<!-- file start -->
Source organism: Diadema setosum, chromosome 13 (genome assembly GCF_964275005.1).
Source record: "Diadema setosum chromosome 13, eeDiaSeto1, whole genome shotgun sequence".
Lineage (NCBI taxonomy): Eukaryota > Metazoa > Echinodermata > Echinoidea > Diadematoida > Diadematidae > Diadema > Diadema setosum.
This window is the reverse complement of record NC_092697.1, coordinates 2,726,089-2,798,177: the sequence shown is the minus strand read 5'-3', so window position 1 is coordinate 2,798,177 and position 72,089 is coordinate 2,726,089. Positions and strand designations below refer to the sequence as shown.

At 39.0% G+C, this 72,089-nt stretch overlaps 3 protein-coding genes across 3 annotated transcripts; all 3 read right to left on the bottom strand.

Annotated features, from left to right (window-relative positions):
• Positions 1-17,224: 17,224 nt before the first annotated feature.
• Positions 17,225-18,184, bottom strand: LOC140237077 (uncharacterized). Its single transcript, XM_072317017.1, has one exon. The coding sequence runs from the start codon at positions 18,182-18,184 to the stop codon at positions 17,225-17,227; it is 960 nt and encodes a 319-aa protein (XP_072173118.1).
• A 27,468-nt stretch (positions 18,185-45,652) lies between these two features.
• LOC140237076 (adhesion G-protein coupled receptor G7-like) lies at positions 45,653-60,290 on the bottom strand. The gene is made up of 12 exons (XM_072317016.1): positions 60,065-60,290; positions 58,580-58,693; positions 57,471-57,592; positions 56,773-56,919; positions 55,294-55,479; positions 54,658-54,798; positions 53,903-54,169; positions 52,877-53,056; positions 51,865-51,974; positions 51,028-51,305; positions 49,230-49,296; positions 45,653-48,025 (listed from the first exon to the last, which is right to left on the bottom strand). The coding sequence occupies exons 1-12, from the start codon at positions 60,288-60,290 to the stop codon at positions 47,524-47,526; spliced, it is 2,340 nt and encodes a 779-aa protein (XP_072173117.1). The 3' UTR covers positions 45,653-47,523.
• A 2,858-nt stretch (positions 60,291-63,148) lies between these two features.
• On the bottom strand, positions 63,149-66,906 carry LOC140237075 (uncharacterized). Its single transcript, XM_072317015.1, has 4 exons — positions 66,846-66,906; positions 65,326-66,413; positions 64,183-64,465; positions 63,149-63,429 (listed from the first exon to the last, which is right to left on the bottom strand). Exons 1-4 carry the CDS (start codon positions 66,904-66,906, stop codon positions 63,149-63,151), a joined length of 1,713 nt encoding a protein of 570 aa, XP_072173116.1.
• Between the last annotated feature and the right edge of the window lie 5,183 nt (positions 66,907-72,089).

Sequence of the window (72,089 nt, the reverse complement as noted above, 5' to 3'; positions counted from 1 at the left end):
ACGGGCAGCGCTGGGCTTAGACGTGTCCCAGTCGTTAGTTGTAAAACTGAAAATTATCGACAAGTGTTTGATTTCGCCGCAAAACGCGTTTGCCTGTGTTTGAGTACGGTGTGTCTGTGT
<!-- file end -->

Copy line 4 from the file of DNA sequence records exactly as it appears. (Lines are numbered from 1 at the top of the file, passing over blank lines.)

This window is the reverse complement of record NC_092697.1, coordinates 2,726,089-2,798,177: the sequence shown is the minus strand read 5'-3', so window position 1 is coordinate 2,798,177 and position 72,089 is coordinate 2,726,089. Positions and strand designations below refer to the sequence as shown.